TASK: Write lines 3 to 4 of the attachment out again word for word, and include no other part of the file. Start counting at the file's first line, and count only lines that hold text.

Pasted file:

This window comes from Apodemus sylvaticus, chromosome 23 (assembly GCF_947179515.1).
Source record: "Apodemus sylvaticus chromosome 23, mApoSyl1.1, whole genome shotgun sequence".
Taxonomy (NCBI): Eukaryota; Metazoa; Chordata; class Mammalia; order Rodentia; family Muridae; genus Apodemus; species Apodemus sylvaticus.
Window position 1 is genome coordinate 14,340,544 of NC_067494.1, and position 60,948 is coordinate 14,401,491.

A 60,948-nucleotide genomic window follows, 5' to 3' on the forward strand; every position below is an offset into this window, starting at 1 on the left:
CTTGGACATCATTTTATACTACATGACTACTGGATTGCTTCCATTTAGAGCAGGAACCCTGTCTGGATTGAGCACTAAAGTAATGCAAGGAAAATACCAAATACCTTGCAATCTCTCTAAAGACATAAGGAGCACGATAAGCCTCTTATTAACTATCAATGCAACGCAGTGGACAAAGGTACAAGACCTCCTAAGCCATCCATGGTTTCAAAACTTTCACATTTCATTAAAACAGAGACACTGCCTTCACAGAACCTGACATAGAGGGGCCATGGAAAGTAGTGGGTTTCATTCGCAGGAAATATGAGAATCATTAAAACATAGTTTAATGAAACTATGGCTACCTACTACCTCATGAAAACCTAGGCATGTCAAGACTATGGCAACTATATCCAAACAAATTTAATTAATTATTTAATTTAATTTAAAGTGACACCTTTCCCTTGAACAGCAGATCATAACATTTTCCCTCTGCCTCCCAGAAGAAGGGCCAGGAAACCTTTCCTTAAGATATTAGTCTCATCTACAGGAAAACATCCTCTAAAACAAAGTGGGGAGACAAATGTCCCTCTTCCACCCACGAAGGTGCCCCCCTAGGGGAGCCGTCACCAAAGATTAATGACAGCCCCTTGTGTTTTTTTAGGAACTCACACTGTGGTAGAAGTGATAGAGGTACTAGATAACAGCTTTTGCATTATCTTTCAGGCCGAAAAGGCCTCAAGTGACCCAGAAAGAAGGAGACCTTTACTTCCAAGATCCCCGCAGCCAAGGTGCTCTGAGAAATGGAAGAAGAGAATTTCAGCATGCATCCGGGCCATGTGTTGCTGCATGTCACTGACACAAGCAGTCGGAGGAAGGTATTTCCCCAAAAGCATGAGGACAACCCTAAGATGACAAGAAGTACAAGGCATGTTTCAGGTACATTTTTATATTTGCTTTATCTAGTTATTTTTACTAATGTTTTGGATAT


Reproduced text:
Taxonomy (NCBI): Eukaryota; Metazoa; Chordata; class Mammalia; order Rodentia; family Muridae; genus Apodemus; species Apodemus sylvaticus.
Window position 1 is genome coordinate 14,340,544 of NC_067494.1, and position 60,948 is coordinate 14,401,491.